The Wind Cries Jimi
The Jimi Hendrix Experience (Purple Box Set) (Legacy Records)
By Brian Arsenault
The four disc Jimi Hendrix Experience “purple box set” is being released today for the first time in over a decade, with some previously unreleased tunes as well. If you’ve any room on your credit card or have some cash stuck in a drawer, make sure to get it. Not cheap no doubt but a value beyond rubies.
“Be a magic boy, be a voodoo child.”
The thing about Jimi is that he could hear everybody — Dylan, the Beatles, Chuck Berry, the old blues guys. I don’t think anybody can really play unless they can really hear. And, oh, could Jimi hear.
How else can you explain “Like a Rolling Stone” on Disc One. After several listenings I still can’t quite grasp how he so thoroughly makes it his at the Monterey International Pop Festival in 1967 while maintaining the integrity of Dylan‘s composition.
This brilliant Dylan cover is but one of a number of concert recordings which, in and of themselves, would make one bitchin‘ live album.
There’s the marvelous Royal Albert Hall performance recording of “Little Wing” with “a thousand smiles she gives to me free.” Was there ever a finer rock lyric, a finer song?
From the same show there’s a dazzling “Voodoo Child.” Is there anyone since Beethoven who could do openings like Jimi?
There are fine studio recordings too. The intro chords on “Foxy Lady” on Disc One could hurt you. And a fine “Purple Haze” of course leads us in.
But those concert recordings:
The show at the Olympia Theater in Paris in 1966 must surely echo through eternity. Just the cuts here — including “The Wind Cries Mary,” “Catfish Blues” and “Killing Floor” as well as the maybe best ever “Hey Joe” recording – are as close to perfection as you’ll see this side of a sunset.
The “Hey Joe” is ominous, brooding, building like a storm. “The Wind Cries Mary” delicate and poetic. “Catfish Blues” is true to John Lee Hooker and Muddy Waters just done “our own way,” as you hear Jimi say. He can do such different stuff and still be him.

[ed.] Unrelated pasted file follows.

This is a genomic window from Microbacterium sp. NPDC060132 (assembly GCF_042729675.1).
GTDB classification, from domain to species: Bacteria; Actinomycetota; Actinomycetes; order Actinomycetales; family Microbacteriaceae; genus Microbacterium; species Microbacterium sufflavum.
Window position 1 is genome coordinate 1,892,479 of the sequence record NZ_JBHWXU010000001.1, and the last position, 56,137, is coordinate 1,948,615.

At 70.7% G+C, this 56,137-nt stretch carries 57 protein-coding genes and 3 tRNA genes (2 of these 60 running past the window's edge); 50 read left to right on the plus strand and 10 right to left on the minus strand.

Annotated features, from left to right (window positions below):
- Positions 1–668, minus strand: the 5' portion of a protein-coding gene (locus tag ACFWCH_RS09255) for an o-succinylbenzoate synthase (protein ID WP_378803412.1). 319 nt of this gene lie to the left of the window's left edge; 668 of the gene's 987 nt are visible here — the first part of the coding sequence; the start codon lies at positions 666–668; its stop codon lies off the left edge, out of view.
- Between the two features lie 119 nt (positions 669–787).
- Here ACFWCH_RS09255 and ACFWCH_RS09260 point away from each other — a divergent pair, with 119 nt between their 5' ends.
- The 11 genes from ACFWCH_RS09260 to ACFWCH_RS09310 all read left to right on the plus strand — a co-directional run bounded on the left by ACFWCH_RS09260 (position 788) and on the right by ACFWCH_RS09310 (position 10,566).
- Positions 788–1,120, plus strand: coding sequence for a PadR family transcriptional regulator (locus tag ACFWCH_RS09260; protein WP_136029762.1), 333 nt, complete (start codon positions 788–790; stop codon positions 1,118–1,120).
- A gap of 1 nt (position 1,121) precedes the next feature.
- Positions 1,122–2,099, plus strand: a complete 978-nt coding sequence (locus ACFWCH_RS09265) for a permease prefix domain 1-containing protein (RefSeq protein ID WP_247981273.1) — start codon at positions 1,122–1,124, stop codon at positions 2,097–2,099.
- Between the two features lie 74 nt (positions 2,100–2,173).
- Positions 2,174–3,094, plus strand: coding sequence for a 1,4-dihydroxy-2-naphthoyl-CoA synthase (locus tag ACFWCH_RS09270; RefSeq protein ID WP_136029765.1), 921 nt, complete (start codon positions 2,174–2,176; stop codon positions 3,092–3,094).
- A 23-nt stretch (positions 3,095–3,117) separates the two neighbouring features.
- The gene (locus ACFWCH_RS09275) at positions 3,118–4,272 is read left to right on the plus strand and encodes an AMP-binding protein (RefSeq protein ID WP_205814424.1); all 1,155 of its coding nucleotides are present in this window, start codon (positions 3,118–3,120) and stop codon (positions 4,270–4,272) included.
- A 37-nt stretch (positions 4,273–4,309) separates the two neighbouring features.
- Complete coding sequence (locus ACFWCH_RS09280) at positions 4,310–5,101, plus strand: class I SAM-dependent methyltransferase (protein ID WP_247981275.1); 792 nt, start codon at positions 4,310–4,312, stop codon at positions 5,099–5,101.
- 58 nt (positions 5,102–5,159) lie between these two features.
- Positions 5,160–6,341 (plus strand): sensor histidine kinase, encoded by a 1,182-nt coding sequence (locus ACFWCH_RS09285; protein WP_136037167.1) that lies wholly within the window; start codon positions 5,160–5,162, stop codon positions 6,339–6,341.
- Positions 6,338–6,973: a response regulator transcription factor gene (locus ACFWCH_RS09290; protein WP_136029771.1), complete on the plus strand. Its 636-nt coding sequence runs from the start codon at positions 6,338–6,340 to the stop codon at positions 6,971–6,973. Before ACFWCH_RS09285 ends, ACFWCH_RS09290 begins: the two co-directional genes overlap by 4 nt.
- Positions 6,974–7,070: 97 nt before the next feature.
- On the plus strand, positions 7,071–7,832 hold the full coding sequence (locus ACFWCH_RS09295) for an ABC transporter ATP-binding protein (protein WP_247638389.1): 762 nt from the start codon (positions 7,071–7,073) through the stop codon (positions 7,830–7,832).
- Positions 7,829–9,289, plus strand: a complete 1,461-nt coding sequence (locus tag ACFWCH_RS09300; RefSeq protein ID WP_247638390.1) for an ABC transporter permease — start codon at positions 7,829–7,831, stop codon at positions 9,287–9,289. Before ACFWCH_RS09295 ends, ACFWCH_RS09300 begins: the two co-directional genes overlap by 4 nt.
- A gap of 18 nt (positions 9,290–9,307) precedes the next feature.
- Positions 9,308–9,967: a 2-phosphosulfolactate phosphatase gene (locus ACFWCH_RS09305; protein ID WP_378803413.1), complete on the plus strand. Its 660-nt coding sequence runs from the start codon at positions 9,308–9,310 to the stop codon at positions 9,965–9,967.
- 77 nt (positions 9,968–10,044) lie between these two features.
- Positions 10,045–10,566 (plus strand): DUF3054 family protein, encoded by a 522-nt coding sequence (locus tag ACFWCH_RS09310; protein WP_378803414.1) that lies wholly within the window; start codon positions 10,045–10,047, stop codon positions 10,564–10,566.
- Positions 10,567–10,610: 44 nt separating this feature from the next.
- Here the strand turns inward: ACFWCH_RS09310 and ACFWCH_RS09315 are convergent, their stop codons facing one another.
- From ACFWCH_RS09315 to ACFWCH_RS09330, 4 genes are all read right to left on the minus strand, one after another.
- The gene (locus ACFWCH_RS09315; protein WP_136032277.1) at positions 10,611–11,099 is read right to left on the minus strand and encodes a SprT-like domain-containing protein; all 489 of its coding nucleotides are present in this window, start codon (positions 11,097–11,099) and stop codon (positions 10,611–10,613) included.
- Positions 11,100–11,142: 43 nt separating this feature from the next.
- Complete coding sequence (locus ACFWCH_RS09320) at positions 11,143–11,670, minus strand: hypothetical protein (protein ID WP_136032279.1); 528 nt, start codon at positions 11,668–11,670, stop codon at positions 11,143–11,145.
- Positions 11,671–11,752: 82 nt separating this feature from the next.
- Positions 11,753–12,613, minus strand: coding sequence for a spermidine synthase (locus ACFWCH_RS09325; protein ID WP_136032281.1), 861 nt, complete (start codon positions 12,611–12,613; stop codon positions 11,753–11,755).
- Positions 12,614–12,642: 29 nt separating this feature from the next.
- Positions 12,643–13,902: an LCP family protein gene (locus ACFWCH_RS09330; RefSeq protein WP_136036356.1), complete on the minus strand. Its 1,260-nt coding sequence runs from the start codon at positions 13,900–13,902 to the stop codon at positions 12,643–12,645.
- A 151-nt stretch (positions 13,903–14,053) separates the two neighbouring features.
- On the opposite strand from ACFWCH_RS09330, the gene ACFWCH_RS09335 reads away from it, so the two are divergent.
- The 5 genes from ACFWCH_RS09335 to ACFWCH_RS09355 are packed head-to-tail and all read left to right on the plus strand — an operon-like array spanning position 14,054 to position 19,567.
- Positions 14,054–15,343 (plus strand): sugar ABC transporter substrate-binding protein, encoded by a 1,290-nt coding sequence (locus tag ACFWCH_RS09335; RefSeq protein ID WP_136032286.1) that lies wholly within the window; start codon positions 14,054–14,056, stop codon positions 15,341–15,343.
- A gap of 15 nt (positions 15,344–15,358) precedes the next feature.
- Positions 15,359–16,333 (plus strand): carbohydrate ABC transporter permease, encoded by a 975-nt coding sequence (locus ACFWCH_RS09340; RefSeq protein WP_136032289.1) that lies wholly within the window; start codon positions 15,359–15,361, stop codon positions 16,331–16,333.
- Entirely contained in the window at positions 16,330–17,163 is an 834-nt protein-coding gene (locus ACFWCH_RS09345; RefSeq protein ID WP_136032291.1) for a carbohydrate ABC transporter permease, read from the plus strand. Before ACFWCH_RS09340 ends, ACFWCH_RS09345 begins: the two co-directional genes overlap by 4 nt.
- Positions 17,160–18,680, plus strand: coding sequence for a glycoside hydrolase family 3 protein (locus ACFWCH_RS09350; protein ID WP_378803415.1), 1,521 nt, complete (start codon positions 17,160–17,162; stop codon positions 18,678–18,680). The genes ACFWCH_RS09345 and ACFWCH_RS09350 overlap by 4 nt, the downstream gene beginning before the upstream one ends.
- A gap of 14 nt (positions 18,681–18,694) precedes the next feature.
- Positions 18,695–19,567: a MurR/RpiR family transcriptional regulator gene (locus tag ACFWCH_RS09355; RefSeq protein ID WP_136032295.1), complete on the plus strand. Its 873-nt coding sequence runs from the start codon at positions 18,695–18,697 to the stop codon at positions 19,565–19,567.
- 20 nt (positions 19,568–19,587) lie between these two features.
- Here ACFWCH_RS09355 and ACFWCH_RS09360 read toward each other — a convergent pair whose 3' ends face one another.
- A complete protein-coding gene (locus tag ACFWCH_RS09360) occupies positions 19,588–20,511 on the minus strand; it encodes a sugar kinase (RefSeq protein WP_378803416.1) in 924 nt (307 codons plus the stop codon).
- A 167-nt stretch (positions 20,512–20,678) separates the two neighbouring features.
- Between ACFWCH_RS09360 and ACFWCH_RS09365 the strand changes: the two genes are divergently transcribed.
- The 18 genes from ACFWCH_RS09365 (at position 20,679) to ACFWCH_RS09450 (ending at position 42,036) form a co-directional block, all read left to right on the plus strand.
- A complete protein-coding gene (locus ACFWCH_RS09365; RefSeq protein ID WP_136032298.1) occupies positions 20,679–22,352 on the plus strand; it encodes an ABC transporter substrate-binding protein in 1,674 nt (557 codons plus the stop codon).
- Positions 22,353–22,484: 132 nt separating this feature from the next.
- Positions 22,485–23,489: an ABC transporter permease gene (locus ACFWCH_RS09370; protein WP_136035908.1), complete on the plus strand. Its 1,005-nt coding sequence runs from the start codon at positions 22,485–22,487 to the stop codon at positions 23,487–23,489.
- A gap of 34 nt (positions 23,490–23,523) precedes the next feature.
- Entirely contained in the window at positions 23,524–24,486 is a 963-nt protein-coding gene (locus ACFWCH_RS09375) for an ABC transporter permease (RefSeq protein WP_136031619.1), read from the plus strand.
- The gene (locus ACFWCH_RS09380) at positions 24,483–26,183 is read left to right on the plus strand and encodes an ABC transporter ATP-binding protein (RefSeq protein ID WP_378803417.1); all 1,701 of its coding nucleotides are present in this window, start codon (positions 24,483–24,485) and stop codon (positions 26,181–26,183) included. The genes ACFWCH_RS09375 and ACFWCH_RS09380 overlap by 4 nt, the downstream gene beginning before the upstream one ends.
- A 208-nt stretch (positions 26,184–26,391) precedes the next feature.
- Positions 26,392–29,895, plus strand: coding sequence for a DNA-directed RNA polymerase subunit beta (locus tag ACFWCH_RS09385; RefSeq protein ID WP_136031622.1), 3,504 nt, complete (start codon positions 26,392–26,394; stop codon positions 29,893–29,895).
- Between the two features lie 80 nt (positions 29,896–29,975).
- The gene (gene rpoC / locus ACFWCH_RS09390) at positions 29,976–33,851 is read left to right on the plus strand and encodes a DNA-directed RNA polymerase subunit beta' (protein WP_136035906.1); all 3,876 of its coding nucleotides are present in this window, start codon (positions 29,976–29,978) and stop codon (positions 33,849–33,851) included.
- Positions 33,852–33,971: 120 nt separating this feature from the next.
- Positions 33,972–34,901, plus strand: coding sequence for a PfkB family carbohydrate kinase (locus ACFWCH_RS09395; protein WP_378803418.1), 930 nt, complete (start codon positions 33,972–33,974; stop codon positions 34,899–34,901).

Great musicians not only hear everything, they like everything. Or at least everything good.
There was a time before people retreated into their own little corners of pop and rap and country and so on, a time when the same guy would like psychedelic and soul, folk and jazz, rock ‘n roll and the blues from which it sprang. Certainly there are “purists” in every era who think there’s only one kind of music, but there once was a time of wider ranging tastes.
There was also a different spirit on the part of the artists. Instead of some silly kid telling you to respect him as an artist, Jimi would apologize as he does several times here for having to stop to tune up or warn you that he’s about to play a long tune. He wanted the music to be perfect, not his tweets (anachronism, I know).
Journey with Jimi to an astonishing version of “Johnny B. Goode,” wherein the true founder of rock, Chuck Berry, is played through the Hendrix prism. Hear the Carl Perkins/Presley “Blue Suede Shows” picked up from a sound check. And smile through the Jimi Hendrix Experience delighting in the Beatles’ “Sgt Pepper’s Lonely Hearts Club Band.”
I could go on and on but the purple box is yours to hear and treasure and it’s not to be missed. I have noted in the past the weakness of a Hendrix reissue which might include two or three gems and a bunch of inferior outtakes. But not here. There’s hardly a clunker.
I also found Mitch Mitchell’s drumming on the concert cuts everywhere — keeping up with Jimi’s ripping guitar on “Johnny B. Goode” for example — much better than I ever considered his studio work.
Near the end of the fourth and final disc there’s a recording of “All Along the Watchtower” played at the Isle of Wight before more than a half million people in 1970. Among the many reasons I wish Jimi could have lived a lot longer is so he could have covered even more of the Dylan songbook, two artists who most of us would have considered so different before Jimi’s versions.
But it was late summer of 1970 and the hour was getting late. Jimi was the most brilliant in an array of shooting stars in that era soon to be gone. You know their names if you know the era.
Even in a wider sense: like Shelly and Keats writing poetry of which we would never again see its like; like Charlie Parker playing alto sax as if he came from a more perfect world of music.
Gone too soon but not too soon to leave us their music — sound poetry to last the ages.
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To read more posts, reviews and columns by Brian Arsenault click HERE.